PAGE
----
A display window in the 16th century

Politicians everywhere depend on having a strong public presence. Swiss politicians of the past were no exception.

Andrej Abplanalp

Andrej Abplanalp

Historian and communications chief of the Swiss National Museum.

Stained glass window with cantonal coat of arms. The artist is unknown. Photo: Swiss National Museum

Starting in the 16th century, houses and churches increasingly began to feature stained glass windows showing coats of arms.The citizens rebuilt their houses in stone – an expensive undertaking requiring financial support from wealthy burghers, neighbours, or guilds. As a token of thanks, the donors’ coats of arms were displayed in the windows to bear witness to their generosity.

Both the «crowdfunding» for new houses and the craft of making cabinet panels very quickly became established. Being able to display the coat of arms not of a random fellow- resident, but of the government, in one’s window was something special. The 13 cantons were soon inundated with requests and later confined their sponsorship to public buildings.This happened too in the canton of Zug, which donated this pane to the town hall of Lachen (SZ).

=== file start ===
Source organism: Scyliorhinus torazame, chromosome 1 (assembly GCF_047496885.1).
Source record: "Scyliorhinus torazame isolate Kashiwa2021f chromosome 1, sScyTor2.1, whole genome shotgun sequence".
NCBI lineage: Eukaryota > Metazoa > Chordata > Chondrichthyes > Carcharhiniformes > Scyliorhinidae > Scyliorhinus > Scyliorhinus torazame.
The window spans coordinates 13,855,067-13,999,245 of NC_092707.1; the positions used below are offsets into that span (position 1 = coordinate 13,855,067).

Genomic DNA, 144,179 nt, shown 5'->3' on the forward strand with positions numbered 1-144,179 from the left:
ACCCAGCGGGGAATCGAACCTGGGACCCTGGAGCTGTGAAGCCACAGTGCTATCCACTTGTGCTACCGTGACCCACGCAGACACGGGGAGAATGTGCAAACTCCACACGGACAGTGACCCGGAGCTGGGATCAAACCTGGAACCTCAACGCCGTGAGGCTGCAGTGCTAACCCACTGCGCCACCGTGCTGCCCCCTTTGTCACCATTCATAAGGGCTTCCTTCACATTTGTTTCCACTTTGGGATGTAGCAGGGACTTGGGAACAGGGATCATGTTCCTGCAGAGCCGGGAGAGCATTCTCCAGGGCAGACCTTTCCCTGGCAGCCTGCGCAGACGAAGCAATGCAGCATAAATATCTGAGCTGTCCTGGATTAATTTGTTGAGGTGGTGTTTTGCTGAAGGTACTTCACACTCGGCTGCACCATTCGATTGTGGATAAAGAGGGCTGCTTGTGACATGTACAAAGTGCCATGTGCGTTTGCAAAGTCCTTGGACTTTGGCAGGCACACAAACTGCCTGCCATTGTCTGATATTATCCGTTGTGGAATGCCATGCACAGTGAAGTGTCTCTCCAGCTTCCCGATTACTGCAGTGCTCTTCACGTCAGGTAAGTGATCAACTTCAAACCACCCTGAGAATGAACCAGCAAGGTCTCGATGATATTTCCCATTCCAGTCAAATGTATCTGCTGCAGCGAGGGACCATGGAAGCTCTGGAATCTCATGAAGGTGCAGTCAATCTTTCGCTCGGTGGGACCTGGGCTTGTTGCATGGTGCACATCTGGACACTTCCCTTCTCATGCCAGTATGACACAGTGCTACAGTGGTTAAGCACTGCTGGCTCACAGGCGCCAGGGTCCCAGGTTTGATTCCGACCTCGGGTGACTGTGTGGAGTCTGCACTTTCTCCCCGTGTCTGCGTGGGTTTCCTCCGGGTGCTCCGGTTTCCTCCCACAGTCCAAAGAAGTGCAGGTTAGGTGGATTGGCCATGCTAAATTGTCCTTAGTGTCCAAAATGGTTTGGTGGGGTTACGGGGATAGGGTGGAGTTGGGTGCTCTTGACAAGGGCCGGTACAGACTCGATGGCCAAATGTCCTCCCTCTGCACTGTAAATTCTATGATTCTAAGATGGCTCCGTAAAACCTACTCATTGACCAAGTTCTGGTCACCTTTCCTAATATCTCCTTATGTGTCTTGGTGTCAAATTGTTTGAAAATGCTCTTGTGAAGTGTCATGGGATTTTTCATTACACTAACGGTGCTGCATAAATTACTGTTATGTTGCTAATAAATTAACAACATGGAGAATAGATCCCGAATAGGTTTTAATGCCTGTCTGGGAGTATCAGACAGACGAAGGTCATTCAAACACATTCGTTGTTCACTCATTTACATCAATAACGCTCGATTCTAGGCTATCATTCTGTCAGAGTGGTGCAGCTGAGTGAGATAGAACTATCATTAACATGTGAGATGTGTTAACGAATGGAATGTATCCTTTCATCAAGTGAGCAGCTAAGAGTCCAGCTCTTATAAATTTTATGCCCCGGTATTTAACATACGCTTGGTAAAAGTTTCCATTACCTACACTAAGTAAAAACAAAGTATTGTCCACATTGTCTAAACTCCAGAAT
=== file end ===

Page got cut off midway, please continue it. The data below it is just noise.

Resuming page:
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Swiss National Museum
Landesmuseum Zürich
Museumstrasse 2
P.O. Box
8021 Zurich

Design: dreipol   |  Realisation: whatwedo
Swiss National Museum

Three museums – the National Museum Zurich, the Castle of Prangins and the Forum of Swiss History Schwyz – as well as the collections centre in Affoltern am Albis – are united under the umbrella of the Swiss National Museum (SNM).